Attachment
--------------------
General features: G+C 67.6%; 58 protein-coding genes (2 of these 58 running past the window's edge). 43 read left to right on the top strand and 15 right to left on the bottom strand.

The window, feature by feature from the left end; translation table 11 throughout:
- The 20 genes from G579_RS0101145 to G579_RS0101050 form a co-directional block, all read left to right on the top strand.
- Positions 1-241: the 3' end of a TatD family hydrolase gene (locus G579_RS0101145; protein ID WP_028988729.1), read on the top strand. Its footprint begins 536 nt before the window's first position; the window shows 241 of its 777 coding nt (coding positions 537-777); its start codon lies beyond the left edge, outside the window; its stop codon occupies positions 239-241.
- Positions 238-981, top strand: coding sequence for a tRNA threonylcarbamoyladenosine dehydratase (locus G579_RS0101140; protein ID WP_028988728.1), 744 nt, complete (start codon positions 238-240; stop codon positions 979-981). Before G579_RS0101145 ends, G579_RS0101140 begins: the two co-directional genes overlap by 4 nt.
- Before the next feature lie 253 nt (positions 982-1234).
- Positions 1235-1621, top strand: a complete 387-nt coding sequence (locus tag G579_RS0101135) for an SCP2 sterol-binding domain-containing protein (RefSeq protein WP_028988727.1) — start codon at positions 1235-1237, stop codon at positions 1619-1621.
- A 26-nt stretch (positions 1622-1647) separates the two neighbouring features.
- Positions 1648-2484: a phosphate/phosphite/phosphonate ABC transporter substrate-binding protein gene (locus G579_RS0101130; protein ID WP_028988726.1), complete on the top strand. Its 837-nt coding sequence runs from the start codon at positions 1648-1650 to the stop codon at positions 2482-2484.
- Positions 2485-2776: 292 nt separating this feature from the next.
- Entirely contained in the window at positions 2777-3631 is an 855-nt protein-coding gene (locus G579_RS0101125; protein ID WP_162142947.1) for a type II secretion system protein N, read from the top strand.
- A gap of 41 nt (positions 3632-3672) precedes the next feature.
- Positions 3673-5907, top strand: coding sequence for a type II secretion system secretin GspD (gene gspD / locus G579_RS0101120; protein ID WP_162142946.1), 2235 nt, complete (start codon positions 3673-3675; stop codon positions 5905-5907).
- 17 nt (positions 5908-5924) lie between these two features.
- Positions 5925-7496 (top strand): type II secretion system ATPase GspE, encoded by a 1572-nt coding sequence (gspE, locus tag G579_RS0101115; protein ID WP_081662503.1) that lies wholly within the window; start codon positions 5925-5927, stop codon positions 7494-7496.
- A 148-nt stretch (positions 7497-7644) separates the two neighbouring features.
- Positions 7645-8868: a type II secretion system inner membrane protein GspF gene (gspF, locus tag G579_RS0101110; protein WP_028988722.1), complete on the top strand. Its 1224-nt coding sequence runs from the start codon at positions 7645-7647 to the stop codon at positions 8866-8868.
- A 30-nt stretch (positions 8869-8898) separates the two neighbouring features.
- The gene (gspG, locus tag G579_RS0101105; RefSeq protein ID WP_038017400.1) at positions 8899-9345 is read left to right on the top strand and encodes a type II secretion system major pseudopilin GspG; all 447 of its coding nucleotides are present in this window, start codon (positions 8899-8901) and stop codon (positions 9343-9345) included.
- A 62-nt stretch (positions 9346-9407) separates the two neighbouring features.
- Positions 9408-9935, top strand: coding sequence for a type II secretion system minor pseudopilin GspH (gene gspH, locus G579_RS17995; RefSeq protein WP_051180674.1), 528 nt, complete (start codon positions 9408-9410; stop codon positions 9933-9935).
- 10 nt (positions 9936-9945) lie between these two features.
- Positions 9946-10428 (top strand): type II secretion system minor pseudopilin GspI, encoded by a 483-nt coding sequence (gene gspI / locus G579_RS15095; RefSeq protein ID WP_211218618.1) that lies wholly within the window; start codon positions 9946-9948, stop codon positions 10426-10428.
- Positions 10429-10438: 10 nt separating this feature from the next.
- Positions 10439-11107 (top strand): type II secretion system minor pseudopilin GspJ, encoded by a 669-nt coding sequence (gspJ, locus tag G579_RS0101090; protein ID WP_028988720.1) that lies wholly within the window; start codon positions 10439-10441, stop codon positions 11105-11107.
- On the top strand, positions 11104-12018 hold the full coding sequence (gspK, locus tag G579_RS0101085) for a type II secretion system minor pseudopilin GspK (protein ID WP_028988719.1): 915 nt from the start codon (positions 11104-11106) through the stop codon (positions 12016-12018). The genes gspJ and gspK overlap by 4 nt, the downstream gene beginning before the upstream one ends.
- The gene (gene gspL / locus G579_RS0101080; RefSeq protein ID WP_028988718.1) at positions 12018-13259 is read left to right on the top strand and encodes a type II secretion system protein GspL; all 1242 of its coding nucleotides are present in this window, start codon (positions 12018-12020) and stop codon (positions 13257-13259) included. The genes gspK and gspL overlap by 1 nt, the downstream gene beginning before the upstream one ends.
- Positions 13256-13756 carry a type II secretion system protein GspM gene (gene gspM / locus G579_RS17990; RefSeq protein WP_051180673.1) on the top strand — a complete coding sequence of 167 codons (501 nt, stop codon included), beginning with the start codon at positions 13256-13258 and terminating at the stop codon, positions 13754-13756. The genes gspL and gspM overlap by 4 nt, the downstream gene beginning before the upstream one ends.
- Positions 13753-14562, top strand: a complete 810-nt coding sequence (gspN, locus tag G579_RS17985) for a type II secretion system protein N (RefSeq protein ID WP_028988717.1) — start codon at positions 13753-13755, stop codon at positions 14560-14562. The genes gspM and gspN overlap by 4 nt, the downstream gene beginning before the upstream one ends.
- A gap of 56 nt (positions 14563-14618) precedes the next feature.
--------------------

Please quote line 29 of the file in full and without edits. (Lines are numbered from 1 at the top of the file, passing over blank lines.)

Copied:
- Positions 13753-14562, top strand: a complete 810-nt coding sequence (gspN, locus tag G579_RS17985) for a type II secretion system protein N (RefSeq protein ID WP_028988717.1) — start codon at positions 13753-13755, stop codon at positions 14560-14562. The genes gspM and gspN overlap by 4 nt, the downstream gene beginning before the upstream one ends.